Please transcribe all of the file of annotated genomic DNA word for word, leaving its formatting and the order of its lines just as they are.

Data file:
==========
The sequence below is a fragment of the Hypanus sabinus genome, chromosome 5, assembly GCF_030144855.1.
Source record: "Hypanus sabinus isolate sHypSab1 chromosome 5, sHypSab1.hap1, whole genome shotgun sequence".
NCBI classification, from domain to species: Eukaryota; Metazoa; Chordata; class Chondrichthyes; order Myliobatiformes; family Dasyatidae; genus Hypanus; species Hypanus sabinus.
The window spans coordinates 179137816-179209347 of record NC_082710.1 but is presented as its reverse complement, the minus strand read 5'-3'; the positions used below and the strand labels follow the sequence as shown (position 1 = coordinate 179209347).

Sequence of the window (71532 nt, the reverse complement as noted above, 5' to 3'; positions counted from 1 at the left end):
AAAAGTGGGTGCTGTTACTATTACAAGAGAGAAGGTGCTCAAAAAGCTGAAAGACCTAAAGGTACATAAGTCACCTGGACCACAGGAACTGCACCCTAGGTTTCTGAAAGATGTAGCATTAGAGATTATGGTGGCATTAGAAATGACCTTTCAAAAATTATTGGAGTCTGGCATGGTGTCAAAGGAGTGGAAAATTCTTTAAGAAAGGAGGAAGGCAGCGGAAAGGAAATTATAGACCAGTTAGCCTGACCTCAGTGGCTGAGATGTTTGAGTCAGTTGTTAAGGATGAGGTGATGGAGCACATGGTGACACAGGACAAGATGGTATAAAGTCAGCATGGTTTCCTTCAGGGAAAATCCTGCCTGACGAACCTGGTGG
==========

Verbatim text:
The sequence below is a fragment of the Hypanus sabinus genome, chromosome 5, assembly GCF_030144855.1.
Source record: "Hypanus sabinus isolate sHypSab1 chromosome 5, sHypSab1.hap1, whole genome shotgun sequence".
NCBI classification, from domain to species: Eukaryota; Metazoa; Chordata; class Chondrichthyes; order Myliobatiformes; family Dasyatidae; genus Hypanus; species Hypanus sabinus.
The window spans coordinates 179137816-179209347 of record NC_082710.1 but is presented as its reverse complement, the minus strand read 5'-3'; the positions used below and the strand labels follow the sequence as shown (position 1 = coordinate 179209347).

Sequence of the window (71532 nt, the reverse complement as noted above, 5' to 3'; positions counted from 1 at the left end):
AAAAGTGGGTGCTGTTACTATTACAAGAGAGAAGGTGCTCAAAAAGCTGAAAGACCTAAAGGTACATAAGTCACCTGGACCACAGGAACTGCACCCTAGGTTTCTGAAAGATGTAGCATTAGAGATTATGGTGGCATTAGAAATGACCTTTCAAAAATTATTGGAGTCTGGCATGGTGTCAAAGGAGTGGAAAATTCTTTAAGAAAGGAGGAAGGCAGCGGAAAGGAAATTATAGACCAGTTAGCCTGACCTCAGTGGCTGAGATGTTTGAGTCAGTTGTTAAGGATGAGGTGATGGAGCACATGGTGACACAGGACAAGATGGTATAAAGTCAGCATGGTTTCCTTCAGGGAAAATCCTGCCTGACGAACCTGGTGG